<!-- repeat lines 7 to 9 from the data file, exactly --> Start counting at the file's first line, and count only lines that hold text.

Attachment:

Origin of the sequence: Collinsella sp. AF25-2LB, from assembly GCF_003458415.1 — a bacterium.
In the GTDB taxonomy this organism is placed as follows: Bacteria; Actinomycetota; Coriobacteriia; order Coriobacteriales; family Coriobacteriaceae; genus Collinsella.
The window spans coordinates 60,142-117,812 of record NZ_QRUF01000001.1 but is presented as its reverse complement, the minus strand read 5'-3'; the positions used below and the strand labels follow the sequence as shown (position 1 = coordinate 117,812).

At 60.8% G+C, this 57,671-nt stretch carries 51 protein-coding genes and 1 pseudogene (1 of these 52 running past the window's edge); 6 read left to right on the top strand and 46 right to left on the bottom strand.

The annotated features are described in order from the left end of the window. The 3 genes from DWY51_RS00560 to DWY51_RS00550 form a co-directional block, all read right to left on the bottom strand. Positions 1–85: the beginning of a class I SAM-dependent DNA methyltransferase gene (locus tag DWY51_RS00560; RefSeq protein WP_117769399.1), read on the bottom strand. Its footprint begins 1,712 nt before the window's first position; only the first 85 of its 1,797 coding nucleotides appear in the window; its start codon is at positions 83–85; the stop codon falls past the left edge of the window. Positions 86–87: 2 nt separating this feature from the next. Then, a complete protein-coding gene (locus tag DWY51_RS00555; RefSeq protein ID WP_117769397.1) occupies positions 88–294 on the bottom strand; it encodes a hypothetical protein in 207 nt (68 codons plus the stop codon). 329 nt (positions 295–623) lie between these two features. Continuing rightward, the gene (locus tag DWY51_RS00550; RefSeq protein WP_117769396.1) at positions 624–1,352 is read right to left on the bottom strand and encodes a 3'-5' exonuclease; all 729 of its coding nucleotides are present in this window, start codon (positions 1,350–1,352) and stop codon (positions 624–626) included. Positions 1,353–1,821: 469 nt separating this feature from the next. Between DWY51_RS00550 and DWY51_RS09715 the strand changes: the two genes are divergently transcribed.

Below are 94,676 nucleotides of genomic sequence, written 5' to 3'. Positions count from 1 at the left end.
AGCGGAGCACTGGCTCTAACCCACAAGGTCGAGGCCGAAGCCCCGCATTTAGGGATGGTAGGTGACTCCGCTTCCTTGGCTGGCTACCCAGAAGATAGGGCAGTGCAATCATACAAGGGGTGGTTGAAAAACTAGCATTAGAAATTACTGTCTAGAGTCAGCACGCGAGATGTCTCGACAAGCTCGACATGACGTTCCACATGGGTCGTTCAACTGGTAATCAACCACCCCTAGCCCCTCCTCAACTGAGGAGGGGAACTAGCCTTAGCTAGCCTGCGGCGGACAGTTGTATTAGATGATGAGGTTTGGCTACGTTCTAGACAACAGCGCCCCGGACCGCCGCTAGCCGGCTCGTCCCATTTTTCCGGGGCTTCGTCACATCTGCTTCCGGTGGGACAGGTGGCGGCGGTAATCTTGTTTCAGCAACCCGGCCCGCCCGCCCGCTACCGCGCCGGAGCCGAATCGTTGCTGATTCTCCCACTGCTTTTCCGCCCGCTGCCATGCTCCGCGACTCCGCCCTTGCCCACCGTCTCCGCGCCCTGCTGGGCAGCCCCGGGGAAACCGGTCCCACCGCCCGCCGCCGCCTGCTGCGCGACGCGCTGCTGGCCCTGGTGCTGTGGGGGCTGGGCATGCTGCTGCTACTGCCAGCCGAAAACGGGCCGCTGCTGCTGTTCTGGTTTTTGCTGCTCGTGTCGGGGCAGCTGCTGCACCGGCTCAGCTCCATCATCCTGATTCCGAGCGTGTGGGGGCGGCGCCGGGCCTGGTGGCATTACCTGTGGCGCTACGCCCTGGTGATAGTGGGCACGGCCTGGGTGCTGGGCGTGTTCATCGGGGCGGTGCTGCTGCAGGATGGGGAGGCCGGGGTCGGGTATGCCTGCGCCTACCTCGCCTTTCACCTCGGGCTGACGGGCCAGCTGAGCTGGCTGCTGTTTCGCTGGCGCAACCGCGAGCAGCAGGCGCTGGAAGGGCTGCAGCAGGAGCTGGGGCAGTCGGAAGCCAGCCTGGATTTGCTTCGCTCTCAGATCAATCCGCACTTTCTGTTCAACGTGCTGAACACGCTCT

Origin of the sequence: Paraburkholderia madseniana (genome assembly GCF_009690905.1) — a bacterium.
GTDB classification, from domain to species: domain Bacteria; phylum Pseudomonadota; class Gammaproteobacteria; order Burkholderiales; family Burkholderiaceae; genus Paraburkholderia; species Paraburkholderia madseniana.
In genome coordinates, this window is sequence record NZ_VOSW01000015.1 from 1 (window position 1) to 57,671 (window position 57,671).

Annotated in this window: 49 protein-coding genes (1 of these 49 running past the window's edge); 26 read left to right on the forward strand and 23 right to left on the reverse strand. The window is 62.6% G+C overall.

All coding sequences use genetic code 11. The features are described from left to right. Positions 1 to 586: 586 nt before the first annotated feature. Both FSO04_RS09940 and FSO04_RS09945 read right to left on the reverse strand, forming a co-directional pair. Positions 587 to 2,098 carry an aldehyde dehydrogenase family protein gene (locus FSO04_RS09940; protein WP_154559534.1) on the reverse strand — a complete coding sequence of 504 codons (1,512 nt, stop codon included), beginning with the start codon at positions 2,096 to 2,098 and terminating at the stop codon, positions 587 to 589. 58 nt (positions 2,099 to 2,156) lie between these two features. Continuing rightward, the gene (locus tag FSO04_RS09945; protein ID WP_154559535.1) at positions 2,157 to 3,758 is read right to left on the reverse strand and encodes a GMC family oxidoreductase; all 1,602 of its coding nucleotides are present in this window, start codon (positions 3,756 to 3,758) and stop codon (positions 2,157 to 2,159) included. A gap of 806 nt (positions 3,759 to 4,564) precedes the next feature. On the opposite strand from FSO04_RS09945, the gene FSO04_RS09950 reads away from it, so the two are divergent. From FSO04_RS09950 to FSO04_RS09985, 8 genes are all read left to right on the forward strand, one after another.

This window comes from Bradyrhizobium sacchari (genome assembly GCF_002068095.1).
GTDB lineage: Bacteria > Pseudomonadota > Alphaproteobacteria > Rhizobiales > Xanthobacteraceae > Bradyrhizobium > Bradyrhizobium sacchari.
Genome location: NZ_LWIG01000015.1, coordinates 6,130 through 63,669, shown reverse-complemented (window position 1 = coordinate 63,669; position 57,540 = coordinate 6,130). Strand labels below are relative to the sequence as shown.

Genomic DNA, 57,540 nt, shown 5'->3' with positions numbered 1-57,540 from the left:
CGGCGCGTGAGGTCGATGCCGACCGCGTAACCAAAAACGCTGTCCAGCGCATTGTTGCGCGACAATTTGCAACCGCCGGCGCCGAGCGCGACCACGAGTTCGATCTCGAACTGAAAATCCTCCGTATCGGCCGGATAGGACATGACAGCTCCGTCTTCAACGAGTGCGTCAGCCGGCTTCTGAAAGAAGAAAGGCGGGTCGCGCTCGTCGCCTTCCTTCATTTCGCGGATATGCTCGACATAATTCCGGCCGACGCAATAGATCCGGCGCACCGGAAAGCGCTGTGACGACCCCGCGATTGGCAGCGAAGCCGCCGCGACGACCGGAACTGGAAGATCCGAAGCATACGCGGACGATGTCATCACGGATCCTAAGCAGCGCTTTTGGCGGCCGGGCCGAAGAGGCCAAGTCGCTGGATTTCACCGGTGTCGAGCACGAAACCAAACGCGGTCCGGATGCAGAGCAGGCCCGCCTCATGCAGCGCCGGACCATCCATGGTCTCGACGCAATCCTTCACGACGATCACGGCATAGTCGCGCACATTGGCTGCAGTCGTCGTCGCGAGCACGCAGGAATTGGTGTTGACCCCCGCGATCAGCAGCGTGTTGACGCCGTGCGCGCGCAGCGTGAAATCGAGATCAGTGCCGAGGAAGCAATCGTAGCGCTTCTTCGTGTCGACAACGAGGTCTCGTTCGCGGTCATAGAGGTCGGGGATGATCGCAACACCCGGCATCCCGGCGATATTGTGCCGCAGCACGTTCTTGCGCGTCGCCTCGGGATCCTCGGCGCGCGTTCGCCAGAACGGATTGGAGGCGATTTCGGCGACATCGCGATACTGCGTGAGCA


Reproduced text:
AGCGGAGCACTGGCTCTAACCCACAAGGTCGAGGCCGAAGCCCCGCATTTAGGGATGGTAGGTGACTCCGCTTCCTTGGCTGGCTACCCAGAAGATAGGGCAGTGCAATCATACAAGGGGTGGTTGAAAAACTAGCATTAGAAATTACTGTCTAGAGTCAGCACGCGAGATGTCTCGACAAGCTCGACATGACGTTCCACATGGGTCGTTCAACTGGTAATCAACCACCCCTAGCCCCTCCTCAACTGAGGAGGGGAACTAGCCTTAGCTAGCCTGCGGCGGACAGTTGTATTAGATGATGAGGTTTGGCTACGTTCTAGACAACAGCGCCCCGGACCGCCGCTAGCCGGCTCGTCCCATTTTTCCGGGGCTTCGTCACATCTGCTTCCGGTGGGACAGGTGGCGGCGGTAATCTTGTTTCAGCAACCCGGCCCGCCCGCCCGCTACCGCGCCGGAGCCGAATCGTTGCTGATTCTCCCACTGCTTTTCCGCCCGCTGCCATGCTCCGCGACTCCGCCCTTGCCCACCGTCTCCGCGCCCTGCTGGGCAGCCCCGGGGAAACCGGTCCCACCGCCCGCCGCCGCCTGCTGCGCGACGCGCTGCTGGCCCTGGTGCTGTGGGGGCTGGGCATGCTGCTGCTACTGCCAGCCGAAAACGGGCCGCTGCTGCTGTTCTGGTTTTTGCTGCTCGTGTCGGGGCAGCTGCTGCACCGGCTCAGCTCCATCATCCTGATTCCGAGCGTGTGGGGGCGGCGCCGGGCCTGGTGGCATTACCTGTGGCGCTACGCCCTGGTGATAGTGGGCACGGCCTGGGTGCTGGGCGTGTTCATCGGGGCGGTGCTGCTGCAGGATGGGGAGGCCGGGGTCGGGTATGCCTGCGCCTACCTCGCCTTTCACCTCGGGCTGACGGGCCAGCTGAGCTGGCTGCTGTTTCGCTGGCGCAACCGCGAGCAGCAGGCGCTGGAAGGGCTGCAGCAGGAGCTGGGGCAGTCGGAAGCCAGCCTGGATTTGCTTCGCTCTCAGATCAATCCGCACTTTCTGTTCAACGTGCTGAACACGCTCT

Origin of the sequence: Paraburkholderia madseniana (genome assembly GCF_009690905.1) — a bacterium.
GTDB classification, from domain to species: domain Bacteria; phylum Pseudomonadota; class Gammaproteobacteria; order Burkholderiales; family Burkholderiaceae; genus Paraburkholderia; species Paraburkholderia madseniana.